Loading and Firing the Ceramic Pottery Kiln

Before loading the ceramic pottery kiln, make certain that the kiln is cold and turned off. Then, place a two- or three- inch kiln support beneath the kiln’s bottom shelf. There is no point in firing on the kiln’s floor, since the bottom is always cooler than the upper part of the kiln. Also, you would be running a risk of having the glazes run onto the floor in case of over firing and thereby damaging the kiln. Be sure that the shelves have been treated with kiln shelf wash on the upper surfaces. After putting in the first shelf, if multiple shelves will be needed then arrange the ware so that the taller pieces are fired on the first shelf and shorter pieces are fired on upper shelves. This arrangement helps to distribute the heat since heat rises, so opening up space in the lower portion of the kiln allows for better air circulation and even heat distribution throughout the chamber.

Guide to Ceramics: Types, Materials, & How-To Learn

If you are firing Bisque (first firing) then it is okay to load Amaco kilns tightly; you can even place pieces on top of one another. Remember to leave enough room to put the cone in, which should be able to bend without touching any ware. On the other hand, when firing glazed pottery enough room must be left between each piece since they will stick together if they touch ceramic pottery. This means allowing a space of one to two inches between pieces themselves and the kiln wall. If the underside or foot of the ware is unglazed, then it can be placed directly on shelves which have been treated with kiln shelf wash. But if the ware is glazed on the bottom, it must be placed on stilts. Be sure that the ware is well-balanced on the stilts so that it doesn’t tumble off. Once the ware is glaze-fired, the stilts’ marks can be ground off with either a carborundum stone or with an electric grinder. Use goggles when grinding, and remember that the broken-off stilts are quite sharp.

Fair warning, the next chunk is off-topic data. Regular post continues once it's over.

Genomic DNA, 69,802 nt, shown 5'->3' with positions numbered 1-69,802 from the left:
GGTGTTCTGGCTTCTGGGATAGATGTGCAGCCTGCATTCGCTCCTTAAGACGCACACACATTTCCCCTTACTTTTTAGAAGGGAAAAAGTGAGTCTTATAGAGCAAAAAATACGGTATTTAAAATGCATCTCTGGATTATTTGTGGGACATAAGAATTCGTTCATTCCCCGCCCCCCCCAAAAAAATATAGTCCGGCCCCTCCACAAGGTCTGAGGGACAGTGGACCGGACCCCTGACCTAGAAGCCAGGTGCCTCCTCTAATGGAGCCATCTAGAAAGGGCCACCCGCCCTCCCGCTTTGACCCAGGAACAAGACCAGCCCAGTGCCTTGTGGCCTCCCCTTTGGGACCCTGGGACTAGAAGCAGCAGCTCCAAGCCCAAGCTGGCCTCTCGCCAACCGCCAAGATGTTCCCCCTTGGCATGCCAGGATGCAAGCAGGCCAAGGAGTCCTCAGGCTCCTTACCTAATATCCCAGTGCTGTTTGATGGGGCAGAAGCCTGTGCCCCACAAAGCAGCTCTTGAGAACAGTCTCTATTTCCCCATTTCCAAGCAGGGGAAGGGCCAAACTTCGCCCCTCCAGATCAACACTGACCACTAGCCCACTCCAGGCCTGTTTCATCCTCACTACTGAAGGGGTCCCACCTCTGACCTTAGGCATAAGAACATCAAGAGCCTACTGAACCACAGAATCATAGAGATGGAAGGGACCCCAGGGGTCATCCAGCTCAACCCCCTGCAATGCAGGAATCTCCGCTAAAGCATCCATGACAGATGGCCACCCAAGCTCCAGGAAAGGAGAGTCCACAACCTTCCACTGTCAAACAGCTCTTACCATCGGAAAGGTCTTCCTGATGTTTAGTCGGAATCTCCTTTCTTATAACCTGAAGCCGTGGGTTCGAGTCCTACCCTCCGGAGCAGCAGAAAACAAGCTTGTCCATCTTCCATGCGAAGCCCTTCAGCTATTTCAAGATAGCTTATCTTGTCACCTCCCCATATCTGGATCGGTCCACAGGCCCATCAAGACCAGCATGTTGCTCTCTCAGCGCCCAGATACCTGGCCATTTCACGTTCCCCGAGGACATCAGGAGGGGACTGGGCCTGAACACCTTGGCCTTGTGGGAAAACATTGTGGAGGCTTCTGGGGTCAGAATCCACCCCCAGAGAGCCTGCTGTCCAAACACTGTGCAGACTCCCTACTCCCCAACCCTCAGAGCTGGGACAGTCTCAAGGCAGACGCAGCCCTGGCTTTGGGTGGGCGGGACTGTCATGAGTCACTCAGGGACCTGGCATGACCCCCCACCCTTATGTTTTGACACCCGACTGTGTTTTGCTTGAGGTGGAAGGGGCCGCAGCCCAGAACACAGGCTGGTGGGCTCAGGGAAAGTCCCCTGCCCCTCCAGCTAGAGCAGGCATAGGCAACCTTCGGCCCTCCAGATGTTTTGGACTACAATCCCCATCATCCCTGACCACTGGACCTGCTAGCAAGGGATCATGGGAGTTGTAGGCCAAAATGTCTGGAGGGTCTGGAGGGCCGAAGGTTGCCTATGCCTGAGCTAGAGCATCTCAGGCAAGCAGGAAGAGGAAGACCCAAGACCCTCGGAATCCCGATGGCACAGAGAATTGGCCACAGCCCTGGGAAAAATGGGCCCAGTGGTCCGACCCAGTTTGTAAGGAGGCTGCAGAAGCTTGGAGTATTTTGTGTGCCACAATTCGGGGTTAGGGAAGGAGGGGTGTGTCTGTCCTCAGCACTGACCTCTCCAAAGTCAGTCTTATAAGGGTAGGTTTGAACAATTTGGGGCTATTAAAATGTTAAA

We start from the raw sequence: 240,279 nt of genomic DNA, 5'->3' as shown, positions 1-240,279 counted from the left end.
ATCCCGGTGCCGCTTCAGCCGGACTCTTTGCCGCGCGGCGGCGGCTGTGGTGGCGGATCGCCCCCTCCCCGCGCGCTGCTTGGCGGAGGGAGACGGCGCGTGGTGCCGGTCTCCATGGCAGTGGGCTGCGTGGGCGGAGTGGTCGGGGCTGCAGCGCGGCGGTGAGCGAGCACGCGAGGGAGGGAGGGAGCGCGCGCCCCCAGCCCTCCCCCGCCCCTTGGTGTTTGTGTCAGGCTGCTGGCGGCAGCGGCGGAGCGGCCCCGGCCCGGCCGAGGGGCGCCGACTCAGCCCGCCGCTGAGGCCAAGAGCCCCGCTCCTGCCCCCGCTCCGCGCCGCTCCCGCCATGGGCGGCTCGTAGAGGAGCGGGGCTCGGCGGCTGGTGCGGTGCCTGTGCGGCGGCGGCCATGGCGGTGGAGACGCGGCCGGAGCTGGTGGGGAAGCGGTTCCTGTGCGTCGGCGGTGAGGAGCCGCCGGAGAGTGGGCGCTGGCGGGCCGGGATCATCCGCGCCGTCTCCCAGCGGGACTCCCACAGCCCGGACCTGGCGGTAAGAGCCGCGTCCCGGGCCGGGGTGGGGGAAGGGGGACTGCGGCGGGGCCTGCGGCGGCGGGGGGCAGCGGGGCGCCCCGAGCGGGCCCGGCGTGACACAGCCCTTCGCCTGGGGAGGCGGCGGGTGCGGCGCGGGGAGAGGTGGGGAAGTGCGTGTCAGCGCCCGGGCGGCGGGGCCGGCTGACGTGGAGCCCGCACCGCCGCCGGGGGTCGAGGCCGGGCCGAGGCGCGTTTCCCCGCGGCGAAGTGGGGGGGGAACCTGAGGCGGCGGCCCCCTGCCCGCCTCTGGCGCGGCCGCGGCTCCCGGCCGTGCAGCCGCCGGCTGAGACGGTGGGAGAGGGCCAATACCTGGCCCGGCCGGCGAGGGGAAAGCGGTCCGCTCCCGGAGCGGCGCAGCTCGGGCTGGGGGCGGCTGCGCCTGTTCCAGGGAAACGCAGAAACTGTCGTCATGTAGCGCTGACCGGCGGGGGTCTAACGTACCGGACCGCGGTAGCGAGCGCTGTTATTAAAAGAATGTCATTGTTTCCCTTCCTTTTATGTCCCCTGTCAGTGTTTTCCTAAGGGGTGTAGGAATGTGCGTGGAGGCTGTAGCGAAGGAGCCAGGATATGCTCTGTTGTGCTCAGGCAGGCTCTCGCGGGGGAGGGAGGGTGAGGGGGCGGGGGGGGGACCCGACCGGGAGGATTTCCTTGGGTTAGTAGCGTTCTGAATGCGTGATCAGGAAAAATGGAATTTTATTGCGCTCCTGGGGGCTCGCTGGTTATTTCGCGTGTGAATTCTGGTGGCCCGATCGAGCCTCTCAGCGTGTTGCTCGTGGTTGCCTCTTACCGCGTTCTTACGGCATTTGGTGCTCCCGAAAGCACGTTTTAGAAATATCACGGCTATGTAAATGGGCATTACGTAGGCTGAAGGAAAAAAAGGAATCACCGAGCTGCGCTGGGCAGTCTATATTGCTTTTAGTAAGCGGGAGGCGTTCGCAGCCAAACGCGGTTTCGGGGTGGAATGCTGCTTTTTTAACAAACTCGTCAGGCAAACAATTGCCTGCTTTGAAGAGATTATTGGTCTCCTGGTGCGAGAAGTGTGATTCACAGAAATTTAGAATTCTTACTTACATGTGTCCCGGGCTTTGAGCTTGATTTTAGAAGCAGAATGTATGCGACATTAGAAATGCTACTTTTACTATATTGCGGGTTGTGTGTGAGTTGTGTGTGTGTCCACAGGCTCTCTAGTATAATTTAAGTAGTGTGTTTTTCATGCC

Most kilns have an electronic control or a kiln sitter. Either of these are adequate for indicating temperature, and they are practical since they shut the kiln off automatically when the firing process is completed. The most accurate reading, however, is obtained from using guide cones – whether self-supporting or regular. It is a good idea to put a cone on every shelf of the kiln, particularly when you begin using a kiln. This will indicate temperature differences from the top of the kiln chamber to the bottom. Put the witness cone in front of the middle peephole, in front of the Amaco ceramics. As the temperature in the kiln rises, the witness cone bends. Correct firing causes the cone to bend to a ninety-degree angle. Junior bars or cones are part of the kiln sitter, and they automatically shut off the kiln as they heat and bend.

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